International Women’s Day! – #ChoosetoChallenge
Today marks International Women’s Day and by coincidence today it is also the day that the majority of children start to return to school. Given this link, we thought we would celebrate our working Mums, as across the Practice we have a significant number of mums in different roles. During the pandemic, the effects on women and their careers in particular have been well documented. We asked them to tell us a little bit more about how their coping mechanisms and in line with this year’s theme, how they believe we can start to forge a gender equal world?
Forging a gender equal world.
Suzanne Mack, Bid Manager, “I think that it means changing attitudes at a global, national, regional and even home level. It starts with the thought that being responsible for child bearing leads to having full responsibility of child rearing, which seems to be an age old thought that society is struggling to shake. If anything comes out of this pandemic I hope it’s a serious look at the gender roles in the family and a commitment from governments and employers to redress these to allow males, and in particular dads, take a more equal share in home responsibilities and child rearing. The breakdown of some of the barriers that mums face in re-entering the workplace after child birth would also help. I feel lucky to be working for an organisation that promotes and encourages flexible working, but a lot of organisations are less open to allowing it. Childcare is also expensive and more government support to allow returning mums to access more affordable childcare would help more make the positive move back into work.”
Leah Stuart, Director, “Work is part of my own sense of self and really important to me, and so is being a mother. The challenge is that both these things happen at the same time. I am both a professional AND I have children. I’ve been asking myself how can we design a world that works for people today? How can our systems flex to accommodate people like me and allow us to enjoy time with our children every day? Everyone will benefit from this. One way we can forge a gender equal world is by being more flexible around start and finish times so people can do the school run. Just a half hour tweak to the day means that I can walk my children to school, spend a bit of quality time with them, engage with our wider community. It doesn’t affect my productivity at work, and it does have a significant positive impact on me and my kids.”
Hannah Keighley, Senior Engineer, “We need to be better at recognising gender bias and normalise calling it out when we see it, even though that might feel like an uncomfortable thing to do to start with. Mandatory unconscious bias training would be a great start. We also need to challenge the male default; there is a huge gender data gap with respect to women, which perpetuates and accelerates already-existing discriminations.”
Caroline Todd, Head of People, “Looking after children, the house and other family elements has to be shared. It shouldn’t be assumed that the woman will stay at home juggle the kids, home and work, it has to be distributed fairly. Working part time should be seen as an attractive option for both genders.”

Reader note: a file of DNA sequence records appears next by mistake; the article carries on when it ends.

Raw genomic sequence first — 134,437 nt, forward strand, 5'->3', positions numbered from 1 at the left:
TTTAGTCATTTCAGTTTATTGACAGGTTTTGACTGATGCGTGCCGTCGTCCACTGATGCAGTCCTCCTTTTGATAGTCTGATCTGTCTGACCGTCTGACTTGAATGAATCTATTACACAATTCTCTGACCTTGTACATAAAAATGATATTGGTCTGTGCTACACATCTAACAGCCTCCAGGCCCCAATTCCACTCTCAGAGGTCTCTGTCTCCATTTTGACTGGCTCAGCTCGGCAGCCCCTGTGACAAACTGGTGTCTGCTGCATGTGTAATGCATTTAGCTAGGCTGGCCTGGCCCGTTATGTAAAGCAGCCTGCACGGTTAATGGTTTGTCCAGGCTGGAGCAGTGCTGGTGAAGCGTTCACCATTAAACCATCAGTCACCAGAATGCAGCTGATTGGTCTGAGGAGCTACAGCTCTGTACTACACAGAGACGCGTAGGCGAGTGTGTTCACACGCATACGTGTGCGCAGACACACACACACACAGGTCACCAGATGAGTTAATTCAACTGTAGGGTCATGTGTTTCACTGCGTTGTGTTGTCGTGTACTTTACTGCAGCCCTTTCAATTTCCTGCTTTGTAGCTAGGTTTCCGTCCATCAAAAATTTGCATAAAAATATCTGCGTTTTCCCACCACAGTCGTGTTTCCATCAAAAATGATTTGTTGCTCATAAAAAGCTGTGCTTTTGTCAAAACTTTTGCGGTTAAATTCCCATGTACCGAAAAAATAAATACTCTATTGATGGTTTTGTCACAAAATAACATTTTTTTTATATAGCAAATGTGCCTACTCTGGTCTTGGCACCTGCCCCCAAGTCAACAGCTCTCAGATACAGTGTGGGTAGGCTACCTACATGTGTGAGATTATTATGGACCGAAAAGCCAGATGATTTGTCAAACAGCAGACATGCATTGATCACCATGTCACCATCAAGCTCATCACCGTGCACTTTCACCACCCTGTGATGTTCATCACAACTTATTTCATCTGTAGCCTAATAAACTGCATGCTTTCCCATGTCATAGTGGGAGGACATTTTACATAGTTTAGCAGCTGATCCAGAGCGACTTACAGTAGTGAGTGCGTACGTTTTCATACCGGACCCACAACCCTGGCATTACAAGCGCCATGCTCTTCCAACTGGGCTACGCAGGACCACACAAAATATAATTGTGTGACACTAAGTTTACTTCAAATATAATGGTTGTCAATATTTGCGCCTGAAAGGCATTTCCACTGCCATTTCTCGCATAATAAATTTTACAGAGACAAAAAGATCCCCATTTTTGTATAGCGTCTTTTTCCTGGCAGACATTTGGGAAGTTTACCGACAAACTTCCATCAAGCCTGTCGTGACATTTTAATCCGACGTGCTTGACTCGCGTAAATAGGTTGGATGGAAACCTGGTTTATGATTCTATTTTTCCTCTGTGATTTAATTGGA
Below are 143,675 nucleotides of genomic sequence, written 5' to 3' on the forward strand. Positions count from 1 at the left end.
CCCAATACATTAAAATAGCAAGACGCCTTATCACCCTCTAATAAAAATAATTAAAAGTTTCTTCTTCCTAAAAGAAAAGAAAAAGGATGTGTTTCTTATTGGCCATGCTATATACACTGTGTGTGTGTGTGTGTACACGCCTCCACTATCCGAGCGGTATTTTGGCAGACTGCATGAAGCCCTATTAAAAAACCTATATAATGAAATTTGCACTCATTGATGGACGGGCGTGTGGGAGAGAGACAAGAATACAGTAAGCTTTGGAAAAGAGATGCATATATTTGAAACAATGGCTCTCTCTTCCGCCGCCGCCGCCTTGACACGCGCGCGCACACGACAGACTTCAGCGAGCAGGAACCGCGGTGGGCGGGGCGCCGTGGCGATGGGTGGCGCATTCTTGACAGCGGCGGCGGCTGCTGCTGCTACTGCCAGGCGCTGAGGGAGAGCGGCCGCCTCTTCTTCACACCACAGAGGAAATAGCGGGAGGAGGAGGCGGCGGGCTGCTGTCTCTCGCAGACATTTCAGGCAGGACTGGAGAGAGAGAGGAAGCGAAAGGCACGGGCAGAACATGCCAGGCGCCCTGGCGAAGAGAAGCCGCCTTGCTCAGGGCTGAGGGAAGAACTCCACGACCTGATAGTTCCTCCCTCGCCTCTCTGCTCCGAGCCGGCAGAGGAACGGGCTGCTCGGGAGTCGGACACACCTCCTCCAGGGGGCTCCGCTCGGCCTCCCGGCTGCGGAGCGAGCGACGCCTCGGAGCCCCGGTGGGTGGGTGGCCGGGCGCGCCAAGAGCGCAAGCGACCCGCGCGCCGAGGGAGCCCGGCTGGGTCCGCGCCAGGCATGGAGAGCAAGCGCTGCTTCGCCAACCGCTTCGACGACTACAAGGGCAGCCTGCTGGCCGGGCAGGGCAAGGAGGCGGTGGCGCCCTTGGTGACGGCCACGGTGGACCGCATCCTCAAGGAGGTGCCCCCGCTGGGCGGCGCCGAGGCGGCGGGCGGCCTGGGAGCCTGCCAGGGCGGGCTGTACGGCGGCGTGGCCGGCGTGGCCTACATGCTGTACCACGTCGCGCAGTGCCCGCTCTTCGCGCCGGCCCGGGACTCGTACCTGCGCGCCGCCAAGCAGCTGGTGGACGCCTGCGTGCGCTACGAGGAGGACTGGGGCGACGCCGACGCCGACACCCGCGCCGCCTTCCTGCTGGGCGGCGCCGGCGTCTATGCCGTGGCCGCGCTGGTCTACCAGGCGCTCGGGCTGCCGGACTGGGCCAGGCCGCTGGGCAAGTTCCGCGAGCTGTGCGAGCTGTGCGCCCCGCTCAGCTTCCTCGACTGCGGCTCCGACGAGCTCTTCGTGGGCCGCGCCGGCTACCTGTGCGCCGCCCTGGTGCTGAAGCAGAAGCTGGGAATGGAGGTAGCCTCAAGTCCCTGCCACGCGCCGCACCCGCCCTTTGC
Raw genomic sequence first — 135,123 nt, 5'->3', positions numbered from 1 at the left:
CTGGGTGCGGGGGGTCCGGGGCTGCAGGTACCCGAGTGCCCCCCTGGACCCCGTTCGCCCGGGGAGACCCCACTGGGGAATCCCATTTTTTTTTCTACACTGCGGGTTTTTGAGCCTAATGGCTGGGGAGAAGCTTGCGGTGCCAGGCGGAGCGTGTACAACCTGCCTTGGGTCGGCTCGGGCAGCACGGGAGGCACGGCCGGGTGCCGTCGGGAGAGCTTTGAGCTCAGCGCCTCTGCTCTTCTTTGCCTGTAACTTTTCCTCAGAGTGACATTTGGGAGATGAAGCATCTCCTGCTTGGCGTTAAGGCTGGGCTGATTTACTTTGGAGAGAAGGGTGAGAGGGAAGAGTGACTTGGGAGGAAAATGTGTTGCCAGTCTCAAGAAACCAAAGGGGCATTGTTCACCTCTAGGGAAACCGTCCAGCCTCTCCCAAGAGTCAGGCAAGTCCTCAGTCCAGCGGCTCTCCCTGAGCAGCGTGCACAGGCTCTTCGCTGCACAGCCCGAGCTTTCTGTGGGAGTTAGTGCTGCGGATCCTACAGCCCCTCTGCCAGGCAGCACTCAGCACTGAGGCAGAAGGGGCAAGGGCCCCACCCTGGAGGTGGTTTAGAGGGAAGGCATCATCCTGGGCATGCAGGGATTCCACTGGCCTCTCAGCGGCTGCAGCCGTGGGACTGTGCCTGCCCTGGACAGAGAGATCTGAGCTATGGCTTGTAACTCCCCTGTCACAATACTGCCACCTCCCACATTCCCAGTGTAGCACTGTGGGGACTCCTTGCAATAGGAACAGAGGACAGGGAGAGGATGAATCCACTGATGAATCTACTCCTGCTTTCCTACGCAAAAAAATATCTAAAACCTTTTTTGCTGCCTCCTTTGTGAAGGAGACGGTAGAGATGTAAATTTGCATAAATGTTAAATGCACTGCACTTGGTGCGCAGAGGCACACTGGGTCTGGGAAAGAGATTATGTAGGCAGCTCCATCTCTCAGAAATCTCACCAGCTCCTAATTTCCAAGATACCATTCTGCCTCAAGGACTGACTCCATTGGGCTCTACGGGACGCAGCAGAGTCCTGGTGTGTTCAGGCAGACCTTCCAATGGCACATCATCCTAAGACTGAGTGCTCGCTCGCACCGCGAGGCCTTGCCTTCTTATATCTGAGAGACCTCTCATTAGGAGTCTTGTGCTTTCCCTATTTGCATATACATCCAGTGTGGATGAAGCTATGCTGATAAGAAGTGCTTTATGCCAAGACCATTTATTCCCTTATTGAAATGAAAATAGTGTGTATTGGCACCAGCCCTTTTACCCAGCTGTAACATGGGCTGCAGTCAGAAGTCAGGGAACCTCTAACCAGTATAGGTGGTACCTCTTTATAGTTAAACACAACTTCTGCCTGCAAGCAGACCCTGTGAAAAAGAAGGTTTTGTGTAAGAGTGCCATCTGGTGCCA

Jess Foster, Associate, “I think it will be interesting to see how men come out of the homeschooling / pandemic experience having perhaps been exposed to far more of the childcare and behind the scenes at home life. Women can’t forge gender equality alone, men have to do it too, so how we all move forward from here is going to be critical.”
Kat Dewell, People Adviser, “It has to not become a female only issue and must be the responsibility of everyone. Looking at skills and knowledge rather than years of experience. Not seeing part-time as a barrier for progression, think about value and output rather than the physical number of hours.
Maura Shilton, Studio Co-ordinator, “I am hoping that this pandemic has helped to highlight that presenteeism is not the only way and that allowing flexibility for real life does not mean people aren’t working as hard. I hope that more men find confidence to speak up about the demands of family life and their desire to be a part of it – the school drop offs, the school awards, plays etc…I hope that men see participation in their children’s life as a right not a tag on at the end of a working day. I also think there needs to be change at a higher level structurally and institutionally – such as questioning if school hours/ holidays, even childcare – is it fit for purpose? Does it work for a modern society? Addressing what stops women re-entering the workplace and how can changes be made – which no doubt would benefit everyone not just mothers.
Lockdown coping mechanisms
Monica Holling, Design Engineer, “My strategy was keeping them the kids busy with house chores (dishes, vacuum etc). Now I go downstairs to get a coffee and they scatter to their rooms before I can see them and are not easily bored. Win-win! Oh, I did buy an extra TV to cater for competing agendas – I could not handle the remote control arguments any longer.”
Caroline Todd, Head of People, “Work has given me consistency and structure when everything around has felt like shifting sand. My coping strategy has been to try to get out every day and reading each night.”
Maura Shilton, Studio Co-ordinator, “Walking each lunch time has really helped me, even if it has been a quick 15 minutes. It helps to clear my head and allows me to focus a little time on my family during the day, which in all honesty has been a great – although not without its many challenges.”